It is so refreshing to witness a more recent film where the characters and story develop honestly, not in a contrived manner. It's a testament to the film's storytelling and respect for its audience - where feelings and inner conflicts are at the forefront; and the violence isn't so much exploited as it is a punctuation of the characters. EP pays homage to some of the greatest classic mob films while injecting enough mystery and charm in it to become a unique entry into the genre.
The Exorcist (1973)
A horror masterpiece
What can be said about this unsurpassed horror masterpiece that hasn't already been said? Perhaps the fact that it is so grounded in realism makes it the perennial kind of its genre. Some may look to the themes it so masterfully explores whether it be religion, faith, humanity, philosophy or ethics that puts it on a pedestal by itself. The spine-tingling score, one of the most memorable villains of all-time, the ominous pacing of the film - all reasons that separate this film as one of the single greatest horror films ever made.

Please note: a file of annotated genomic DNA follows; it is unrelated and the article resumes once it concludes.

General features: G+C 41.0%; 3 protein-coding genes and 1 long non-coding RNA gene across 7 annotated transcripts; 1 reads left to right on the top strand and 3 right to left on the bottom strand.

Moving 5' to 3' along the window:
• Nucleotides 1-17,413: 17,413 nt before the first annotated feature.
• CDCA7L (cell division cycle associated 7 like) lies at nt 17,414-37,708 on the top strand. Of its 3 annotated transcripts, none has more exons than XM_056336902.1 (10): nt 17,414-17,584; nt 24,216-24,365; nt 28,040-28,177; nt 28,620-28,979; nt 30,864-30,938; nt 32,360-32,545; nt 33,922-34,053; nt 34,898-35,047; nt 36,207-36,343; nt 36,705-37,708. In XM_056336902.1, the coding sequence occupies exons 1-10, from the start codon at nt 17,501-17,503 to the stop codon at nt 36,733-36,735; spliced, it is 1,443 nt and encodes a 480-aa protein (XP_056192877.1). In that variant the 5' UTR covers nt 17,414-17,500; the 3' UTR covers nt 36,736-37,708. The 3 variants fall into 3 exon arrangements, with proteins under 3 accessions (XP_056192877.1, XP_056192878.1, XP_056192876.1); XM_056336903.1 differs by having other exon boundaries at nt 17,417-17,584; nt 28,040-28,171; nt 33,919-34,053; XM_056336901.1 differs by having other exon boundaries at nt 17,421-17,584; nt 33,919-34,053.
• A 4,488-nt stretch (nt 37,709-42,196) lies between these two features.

As for the performances? They are all superb and each are vitally important to the film, since so much of it is the build-up of plot, characters and setting. In fact, the titular event doesn't even occur until much later than one would think. And this is because we have a director in William Friedkin who trusts his audience to be patient in understanding the ambiguity (a little paradoxical) of the subject matter at hand. As one doctor after another continues to feed BS diagnoses to Chris MacNeil, Friedkin forces us to confront our biggest fear: the unknown. Author Andrew Smith once wrote: "People fear what they don't understand and hate what they can't conquer."